The instruments stay where they should be like with speakers rather than moving around with your head like traditional headphones. This aspect worked fairly well although you could not move your head too far. The system is also binaural or, at least, binauralish given that the transfer function of my head was not a parameter.
 
Sep 4, 2007 at 9:33 PM Post #5 of 15

HFat

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Quote:

Originally Posted by honestguvnor /img/forum/go_quote.gif
Also, how comfortable is the DT880 for long listening?


A good bit more comfortable than your Senns actually... assuming you're not sweating too much.
Of course, this stuff is quite personal: not only is is subjective but our heads are shaped differently and so on.
 
Sep 4, 2007 at 9:37 PM Post #6 of 15

jirams

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Quote:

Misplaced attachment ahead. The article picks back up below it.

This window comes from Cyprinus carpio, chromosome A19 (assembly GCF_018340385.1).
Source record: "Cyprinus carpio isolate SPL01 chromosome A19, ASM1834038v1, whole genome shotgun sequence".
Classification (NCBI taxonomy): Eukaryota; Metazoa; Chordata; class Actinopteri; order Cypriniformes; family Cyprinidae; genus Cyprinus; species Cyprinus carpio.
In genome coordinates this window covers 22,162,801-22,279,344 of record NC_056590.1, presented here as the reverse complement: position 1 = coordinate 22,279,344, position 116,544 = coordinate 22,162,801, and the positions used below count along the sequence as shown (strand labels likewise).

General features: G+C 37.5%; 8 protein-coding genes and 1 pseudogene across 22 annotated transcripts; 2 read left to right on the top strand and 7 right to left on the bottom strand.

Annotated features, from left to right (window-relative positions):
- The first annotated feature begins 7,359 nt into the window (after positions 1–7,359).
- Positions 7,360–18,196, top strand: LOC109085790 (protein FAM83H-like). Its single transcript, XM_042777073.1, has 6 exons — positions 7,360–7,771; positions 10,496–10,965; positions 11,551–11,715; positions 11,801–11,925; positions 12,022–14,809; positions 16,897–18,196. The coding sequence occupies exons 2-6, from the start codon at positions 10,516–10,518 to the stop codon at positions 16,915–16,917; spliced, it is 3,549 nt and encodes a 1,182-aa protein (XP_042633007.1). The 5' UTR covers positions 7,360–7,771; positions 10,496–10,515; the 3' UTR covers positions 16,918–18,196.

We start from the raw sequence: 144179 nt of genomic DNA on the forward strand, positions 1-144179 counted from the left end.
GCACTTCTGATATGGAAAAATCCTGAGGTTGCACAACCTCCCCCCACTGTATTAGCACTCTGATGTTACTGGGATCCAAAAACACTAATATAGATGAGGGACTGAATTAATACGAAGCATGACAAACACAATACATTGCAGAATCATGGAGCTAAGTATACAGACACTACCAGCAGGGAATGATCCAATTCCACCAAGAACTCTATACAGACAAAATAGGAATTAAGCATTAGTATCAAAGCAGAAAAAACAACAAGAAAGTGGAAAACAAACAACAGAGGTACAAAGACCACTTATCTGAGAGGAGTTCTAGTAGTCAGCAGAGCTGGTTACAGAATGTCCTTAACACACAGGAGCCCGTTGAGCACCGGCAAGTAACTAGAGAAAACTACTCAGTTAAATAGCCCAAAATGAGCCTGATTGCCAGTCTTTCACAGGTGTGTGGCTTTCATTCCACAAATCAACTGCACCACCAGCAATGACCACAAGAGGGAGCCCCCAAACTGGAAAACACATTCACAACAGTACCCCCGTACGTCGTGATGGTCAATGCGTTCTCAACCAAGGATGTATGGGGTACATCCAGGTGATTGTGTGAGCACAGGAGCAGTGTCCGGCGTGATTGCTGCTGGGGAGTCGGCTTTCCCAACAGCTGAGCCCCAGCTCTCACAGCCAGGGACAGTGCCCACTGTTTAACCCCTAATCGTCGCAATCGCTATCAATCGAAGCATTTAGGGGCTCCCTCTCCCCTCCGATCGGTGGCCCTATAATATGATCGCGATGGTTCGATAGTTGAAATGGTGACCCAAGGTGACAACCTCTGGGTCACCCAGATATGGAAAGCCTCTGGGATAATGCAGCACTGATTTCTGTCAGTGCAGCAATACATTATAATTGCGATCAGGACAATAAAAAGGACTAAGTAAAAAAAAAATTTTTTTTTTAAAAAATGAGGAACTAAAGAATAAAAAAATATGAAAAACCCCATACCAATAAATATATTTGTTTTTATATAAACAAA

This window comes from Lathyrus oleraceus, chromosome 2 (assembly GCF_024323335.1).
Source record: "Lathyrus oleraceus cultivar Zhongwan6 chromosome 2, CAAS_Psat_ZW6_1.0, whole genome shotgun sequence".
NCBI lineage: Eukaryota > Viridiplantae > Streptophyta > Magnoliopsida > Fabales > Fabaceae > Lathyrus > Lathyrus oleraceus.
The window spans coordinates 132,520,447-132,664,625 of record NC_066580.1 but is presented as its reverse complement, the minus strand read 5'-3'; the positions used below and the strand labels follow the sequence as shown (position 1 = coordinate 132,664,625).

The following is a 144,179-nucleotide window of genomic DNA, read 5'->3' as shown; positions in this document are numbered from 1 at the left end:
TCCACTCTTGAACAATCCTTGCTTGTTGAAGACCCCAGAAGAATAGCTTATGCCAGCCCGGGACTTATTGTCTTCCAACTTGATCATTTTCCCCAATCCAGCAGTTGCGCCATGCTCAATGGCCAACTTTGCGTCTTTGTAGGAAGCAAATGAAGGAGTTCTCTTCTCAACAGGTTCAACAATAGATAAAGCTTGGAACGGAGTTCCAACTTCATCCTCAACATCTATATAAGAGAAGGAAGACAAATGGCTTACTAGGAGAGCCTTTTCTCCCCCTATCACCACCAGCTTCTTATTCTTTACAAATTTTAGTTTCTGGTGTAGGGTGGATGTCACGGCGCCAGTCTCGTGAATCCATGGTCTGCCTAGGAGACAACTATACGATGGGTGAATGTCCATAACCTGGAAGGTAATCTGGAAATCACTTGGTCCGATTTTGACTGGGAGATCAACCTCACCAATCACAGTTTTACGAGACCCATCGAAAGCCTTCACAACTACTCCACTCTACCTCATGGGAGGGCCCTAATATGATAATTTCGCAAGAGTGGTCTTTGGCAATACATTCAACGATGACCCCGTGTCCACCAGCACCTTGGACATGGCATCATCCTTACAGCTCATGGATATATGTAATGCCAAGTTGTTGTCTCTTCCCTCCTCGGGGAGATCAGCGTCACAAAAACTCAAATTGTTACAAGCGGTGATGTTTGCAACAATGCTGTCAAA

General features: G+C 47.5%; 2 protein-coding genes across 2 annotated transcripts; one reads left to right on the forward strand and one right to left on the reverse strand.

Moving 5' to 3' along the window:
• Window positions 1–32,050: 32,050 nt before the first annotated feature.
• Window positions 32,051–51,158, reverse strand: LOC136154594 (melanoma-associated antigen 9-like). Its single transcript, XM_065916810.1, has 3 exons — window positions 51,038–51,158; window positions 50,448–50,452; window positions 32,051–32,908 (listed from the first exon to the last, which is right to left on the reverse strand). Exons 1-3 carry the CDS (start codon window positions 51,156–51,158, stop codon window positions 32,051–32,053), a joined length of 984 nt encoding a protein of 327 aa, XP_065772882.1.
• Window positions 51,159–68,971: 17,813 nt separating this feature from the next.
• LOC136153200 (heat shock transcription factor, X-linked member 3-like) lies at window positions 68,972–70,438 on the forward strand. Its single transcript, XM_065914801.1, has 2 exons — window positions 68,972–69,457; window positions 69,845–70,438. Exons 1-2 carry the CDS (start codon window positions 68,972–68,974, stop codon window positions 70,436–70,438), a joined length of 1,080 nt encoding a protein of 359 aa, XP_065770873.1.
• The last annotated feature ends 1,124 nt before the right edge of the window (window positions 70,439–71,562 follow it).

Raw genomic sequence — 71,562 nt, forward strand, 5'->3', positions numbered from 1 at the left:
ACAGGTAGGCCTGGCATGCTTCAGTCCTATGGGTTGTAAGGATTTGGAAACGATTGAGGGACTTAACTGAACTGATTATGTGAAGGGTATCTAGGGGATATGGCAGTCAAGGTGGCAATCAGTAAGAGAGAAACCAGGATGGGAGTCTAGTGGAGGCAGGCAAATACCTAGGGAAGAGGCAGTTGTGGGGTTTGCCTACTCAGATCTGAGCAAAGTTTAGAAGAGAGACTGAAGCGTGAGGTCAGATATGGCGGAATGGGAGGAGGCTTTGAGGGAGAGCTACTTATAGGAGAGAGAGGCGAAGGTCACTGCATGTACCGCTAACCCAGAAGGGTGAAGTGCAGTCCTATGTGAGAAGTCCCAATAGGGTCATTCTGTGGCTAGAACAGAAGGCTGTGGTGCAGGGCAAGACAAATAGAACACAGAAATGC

Originally Posted by honestguvnor /img/forum/go_quote.gif
I am currently constrained to using headphones in order to listen to music in the evening and have been mainly using a pair Sennheiser HD600s which are comfortable enough but I still dislike the "in head" sensation. To be fair, the dislike has reduced from significant to mild but has hung around at mild for a year or so and I doubt it is going to go away.

Anyway, I briefly listened to a pair of Beyerdynamic headzone headphones this afternoon and it has got me thinking. Although a bit pricey, what I heard seemed to be a signficant step in the right direction although not quite right. Unfortunately, I was heading elsewhere and did not have the time to really try to sort out what I was listening to, what the system was doing and what I can/cannot fix and so I am asking people here for their thoughts and experiences with the system?

Also, how comfortable is the DT880 for long listening?



DT880 are the most comfortable phones I have ever used.

Try an amp with Crossfeed - this may help the headphone experienence - for details of Crossfeed see Meier Audio website.

IanR
 
Sep 4, 2007 at 9:43 PM Post #7 of 15

HFat